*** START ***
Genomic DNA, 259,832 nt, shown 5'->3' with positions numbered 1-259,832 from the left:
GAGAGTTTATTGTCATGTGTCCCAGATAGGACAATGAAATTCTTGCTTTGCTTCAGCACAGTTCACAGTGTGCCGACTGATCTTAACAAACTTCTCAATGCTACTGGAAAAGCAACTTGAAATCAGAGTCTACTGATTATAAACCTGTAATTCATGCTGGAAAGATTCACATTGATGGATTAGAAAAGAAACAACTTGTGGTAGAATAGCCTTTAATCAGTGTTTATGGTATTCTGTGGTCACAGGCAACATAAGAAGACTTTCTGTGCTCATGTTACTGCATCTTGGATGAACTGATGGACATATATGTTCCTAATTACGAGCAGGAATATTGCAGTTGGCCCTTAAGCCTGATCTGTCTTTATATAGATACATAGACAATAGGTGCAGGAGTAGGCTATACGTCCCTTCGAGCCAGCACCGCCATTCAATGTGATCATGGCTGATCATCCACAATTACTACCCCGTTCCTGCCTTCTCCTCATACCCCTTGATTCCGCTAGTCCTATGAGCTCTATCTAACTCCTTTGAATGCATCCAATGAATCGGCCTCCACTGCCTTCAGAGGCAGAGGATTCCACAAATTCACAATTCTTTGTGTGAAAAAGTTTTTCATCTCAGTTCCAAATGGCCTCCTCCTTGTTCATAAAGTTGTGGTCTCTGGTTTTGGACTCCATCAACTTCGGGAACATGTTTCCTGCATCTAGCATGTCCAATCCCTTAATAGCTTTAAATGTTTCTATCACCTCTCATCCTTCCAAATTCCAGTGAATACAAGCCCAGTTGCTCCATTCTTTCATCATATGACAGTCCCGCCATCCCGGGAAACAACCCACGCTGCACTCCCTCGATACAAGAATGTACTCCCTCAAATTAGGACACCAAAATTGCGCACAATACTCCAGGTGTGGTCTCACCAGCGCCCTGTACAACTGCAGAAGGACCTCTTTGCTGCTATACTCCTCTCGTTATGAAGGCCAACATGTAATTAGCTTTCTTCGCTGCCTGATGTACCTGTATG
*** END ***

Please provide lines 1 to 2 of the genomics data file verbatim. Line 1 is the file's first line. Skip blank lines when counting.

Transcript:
Genomic DNA, 259,832 nt, shown 5'->3' with positions numbered 1-259,832 from the left:
GAGAGTTTATTGTCATGTGTCCCAGATAGGACAATGAAATTCTTGCTTTGCTTCAGCACAGTTCACAGTGTGCCGACTGATCTTAACAAACTTCTCAATGCTACTGGAAAAGCAACTTGAAATCAGAGTCTACTGATTATAAACCTGTAATTCATGCTGGAAAGATTCACATTGATGGATTAGAAAAGAAACAACTTGTGGTAGAATAGCCTTTAATCAGTGTTTATGGTATTCTGTGGTCACAGGCAACATAAGAAGACTTTCTGTGCTCATGTTACTGCATCTTGGATGAACTGATGGACATATATGTTCCTAATTACGAGCAGGAATATTGCAGTTGGCCCTTAAGCCTGATCTGTCTTTATATAGATACATAGACAATAGGTGCAGGAGTAGGCTATACGTCCCTTCGAGCCAGCACCGCCATTCAATGTGATCATGGCTGATCATCCACAATTACTACCCCGTTCCTGCCTTCTCCTCATACCCCTTGATTCCGCTAGTCCTATGAGCTCTATCTAACTCCTTTGAATGCATCCAATGAATCGGCCTCCACTGCCTTCAGAGGCAGAGGATTCCACAAATTCACAATTCTTTGTGTGAAAAAGTTTTTCATCTCAGTTCCAAATGGCCTCCTCCTTGTTCATAAAGTTGTGGTCTCTGGTTTTGGACTCCATCAACTTCGGGAACATGTTTCCTGCATCTAGCATGTCCAATCCCTTAATAGCTTTAAATGTTTCTATCACCTCTCATCCTTCCAAATTCCAGTGAATACAAGCCCAGTTGCTCCATTCTTTCATCATATGACAGTCCCGCCATCCCGGGAAACAACCCACGCTGCACTCCCTCGATACAAGAATGTACTCCCTCAAATTAGGACACCAAAATTGCGCACAATACTCCAGGTGTGGTCTCACCAGCGCCCTGTACAACTGCAGAAGGACCTCTTTGCTGCTATACTCCTCTCGTTATGAAGGCCAACATGTAATTAGCTTTCTTCGCTGCCTGATGTACCTGTATG